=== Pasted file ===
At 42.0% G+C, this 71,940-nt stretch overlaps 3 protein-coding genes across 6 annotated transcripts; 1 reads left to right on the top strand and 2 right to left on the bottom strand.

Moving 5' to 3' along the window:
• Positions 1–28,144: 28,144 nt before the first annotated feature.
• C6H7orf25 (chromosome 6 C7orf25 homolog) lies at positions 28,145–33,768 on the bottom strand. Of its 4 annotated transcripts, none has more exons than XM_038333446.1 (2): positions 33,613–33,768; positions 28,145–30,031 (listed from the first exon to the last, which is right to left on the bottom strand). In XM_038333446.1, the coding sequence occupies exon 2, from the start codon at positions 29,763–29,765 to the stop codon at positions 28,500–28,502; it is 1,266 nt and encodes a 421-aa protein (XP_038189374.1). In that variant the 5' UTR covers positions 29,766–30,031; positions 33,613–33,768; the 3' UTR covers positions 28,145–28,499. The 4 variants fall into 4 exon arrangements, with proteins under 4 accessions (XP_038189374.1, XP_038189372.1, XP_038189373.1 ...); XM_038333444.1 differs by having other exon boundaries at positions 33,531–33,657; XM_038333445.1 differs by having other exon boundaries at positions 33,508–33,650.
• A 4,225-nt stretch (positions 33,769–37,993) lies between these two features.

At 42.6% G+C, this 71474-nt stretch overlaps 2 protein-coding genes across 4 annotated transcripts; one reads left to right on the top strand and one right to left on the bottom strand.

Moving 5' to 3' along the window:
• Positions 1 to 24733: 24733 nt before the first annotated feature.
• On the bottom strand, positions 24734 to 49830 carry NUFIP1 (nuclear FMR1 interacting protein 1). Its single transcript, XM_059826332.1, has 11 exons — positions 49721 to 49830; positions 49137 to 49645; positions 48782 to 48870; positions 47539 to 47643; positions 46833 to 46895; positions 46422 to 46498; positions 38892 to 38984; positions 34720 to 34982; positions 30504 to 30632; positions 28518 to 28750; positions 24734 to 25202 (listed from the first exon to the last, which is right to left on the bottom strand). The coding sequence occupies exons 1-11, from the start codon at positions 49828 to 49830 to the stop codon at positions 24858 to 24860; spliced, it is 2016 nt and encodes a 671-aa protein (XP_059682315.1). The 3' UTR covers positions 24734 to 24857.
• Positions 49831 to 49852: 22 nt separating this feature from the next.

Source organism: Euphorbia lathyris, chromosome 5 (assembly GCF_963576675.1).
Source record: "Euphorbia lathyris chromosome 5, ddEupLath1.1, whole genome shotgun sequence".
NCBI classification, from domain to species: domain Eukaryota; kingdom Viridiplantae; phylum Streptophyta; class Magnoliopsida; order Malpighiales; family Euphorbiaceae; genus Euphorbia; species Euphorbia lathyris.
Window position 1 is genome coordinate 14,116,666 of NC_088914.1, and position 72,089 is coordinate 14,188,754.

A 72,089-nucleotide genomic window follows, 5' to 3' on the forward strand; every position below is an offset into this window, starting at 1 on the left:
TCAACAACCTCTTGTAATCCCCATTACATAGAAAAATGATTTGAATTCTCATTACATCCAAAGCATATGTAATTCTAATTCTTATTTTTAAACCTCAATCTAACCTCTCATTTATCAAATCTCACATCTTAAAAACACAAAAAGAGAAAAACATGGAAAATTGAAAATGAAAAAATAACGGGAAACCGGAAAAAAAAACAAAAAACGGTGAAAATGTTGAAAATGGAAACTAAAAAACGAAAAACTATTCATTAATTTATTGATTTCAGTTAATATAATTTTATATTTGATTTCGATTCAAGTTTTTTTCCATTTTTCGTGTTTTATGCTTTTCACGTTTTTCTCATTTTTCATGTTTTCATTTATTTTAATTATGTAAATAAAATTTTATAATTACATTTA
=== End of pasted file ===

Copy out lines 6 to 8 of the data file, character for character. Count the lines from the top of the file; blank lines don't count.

At 42.6% G+C, this 71474-nt stretch overlaps 2 protein-coding genes across 4 annotated transcripts; one reads left to right on the top strand and one right to left on the bottom strand.

Moving 5' to 3' along the window:
• Positions 1 to 24733: 24733 nt before the first annotated feature.